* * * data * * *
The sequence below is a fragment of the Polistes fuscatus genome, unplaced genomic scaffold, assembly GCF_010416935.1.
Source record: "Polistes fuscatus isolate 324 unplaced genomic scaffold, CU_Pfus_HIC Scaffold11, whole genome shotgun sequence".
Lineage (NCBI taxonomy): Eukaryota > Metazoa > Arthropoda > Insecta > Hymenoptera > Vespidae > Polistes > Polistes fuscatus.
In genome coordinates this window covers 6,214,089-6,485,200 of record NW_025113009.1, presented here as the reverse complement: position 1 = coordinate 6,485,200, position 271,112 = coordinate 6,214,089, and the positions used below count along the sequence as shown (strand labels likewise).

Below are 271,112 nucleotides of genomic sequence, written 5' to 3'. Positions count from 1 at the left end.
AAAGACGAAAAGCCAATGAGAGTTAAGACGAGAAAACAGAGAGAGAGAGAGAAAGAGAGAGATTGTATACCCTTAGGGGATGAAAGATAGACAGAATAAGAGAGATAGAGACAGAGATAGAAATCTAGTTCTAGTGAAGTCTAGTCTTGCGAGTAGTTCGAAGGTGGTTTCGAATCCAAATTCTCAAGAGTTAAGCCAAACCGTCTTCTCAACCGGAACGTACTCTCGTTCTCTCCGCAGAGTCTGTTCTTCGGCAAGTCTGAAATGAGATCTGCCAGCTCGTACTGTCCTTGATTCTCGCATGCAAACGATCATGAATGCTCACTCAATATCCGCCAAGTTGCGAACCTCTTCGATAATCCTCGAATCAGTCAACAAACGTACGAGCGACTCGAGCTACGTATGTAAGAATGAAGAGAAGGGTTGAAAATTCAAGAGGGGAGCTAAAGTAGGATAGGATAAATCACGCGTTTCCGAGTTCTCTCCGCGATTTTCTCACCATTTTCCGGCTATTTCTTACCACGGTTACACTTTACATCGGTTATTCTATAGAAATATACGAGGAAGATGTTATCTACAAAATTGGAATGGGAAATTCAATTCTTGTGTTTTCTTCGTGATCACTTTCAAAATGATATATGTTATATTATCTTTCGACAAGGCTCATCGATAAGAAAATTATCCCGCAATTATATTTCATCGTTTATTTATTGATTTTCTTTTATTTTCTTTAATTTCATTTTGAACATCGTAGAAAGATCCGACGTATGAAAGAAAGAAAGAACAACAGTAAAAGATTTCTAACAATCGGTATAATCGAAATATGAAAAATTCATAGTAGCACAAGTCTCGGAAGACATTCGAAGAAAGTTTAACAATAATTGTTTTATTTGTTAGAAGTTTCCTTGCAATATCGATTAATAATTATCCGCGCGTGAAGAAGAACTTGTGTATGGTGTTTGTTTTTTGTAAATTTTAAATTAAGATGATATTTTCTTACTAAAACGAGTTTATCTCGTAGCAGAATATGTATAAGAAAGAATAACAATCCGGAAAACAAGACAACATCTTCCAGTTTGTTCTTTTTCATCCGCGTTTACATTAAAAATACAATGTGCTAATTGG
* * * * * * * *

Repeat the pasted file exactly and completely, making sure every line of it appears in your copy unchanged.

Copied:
The sequence below is a fragment of the Polistes fuscatus genome, unplaced genomic scaffold, assembly GCF_010416935.1.
Source record: "Polistes fuscatus isolate 324 unplaced genomic scaffold, CU_Pfus_HIC Scaffold11, whole genome shotgun sequence".
Lineage (NCBI taxonomy): Eukaryota > Metazoa > Arthropoda > Insecta > Hymenoptera > Vespidae > Polistes > Polistes fuscatus.
In genome coordinates this window covers 6,214,089-6,485,200 of record NW_025113009.1, presented here as the reverse complement: position 1 = coordinate 6,485,200, position 271,112 = coordinate 6,214,089, and the positions used below count along the sequence as shown (strand labels likewise).

Below are 271,112 nucleotides of genomic sequence, written 5' to 3'. Positions count from 1 at the left end.
AAAGACGAAAAGCCAATGAGAGTTAAGACGAGAAAACAGAGAGAGAGAGAGAAAGAGAGAGATTGTATACCCTTAGGGGATGAAAGATAGACAGAATAAGAGAGATAGAGACAGAGATAGAAATCTAGTTCTAGTGAAGTCTAGTCTTGCGAGTAGTTCGAAGGTGGTTTCGAATCCAAATTCTCAAGAGTTAAGCCAAACCGTCTTCTCAACCGGAACGTACTCTCGTTCTCTCCGCAGAGTCTGTTCTTCGGCAAGTCTGAAATGAGATCTGCCAGCTCGTACTGTCCTTGATTCTCGCATGCAAACGATCATGAATGCTCACTCAATATCCGCCAAGTTGCGAACCTCTTCGATAATCCTCGAATCAGTCAACAAACGTACGAGCGACTCGAGCTACGTATGTAAGAATGAAGAGAAGGGTTGAAAATTCAAGAGGGGAGCTAAAGTAGGATAGGATAAATCACGCGTTTCCGAGTTCTCTCCGCGATTTTCTCACCATTTTCCGGCTATTTCTTACCACGGTTACACTTTACATCGGTTATTCTATAGAAATATACGAGGAAGATGTTATCTACAAAATTGGAATGGGAAATTCAATTCTTGTGTTTTCTTCGTGATCACTTTCAAAATGATATATGTTATATTATCTTTCGACAAGGCTCATCGATAAGAAAATTATCCCGCAATTATATTTCATCGTTTATTTATTGATTTTCTTTTATTTTCTTTAATTTCATTTTGAACATCGTAGAAAGATCCGACGTATGAAAGAAAGAAAGAACAACAGTAAAAGATTTCTAACAATCGGTATAATCGAAATATGAAAAATTCATAGTAGCACAAGTCTCGGAAGACATTCGAAGAAAGTTTAACAATAATTGTTTTATTTGTTAGAAGTTTCCTTGCAATATCGATTAATAATTATCCGCGCGTGAAGAAGAACTTGTGTATGGTGTTTGTTTTTTGTAAATTTTAAATTAAGATGATATTTTCTTACTAAAACGAGTTTATCTCGTAGCAGAATATGTATAAGAAAGAATAACAATCCGGAAAACAAGACAACATCTTCCAGTTTGTTCTTTTTCATCCGCGTTTACATTAAAAATACAATGTGCTAATTGG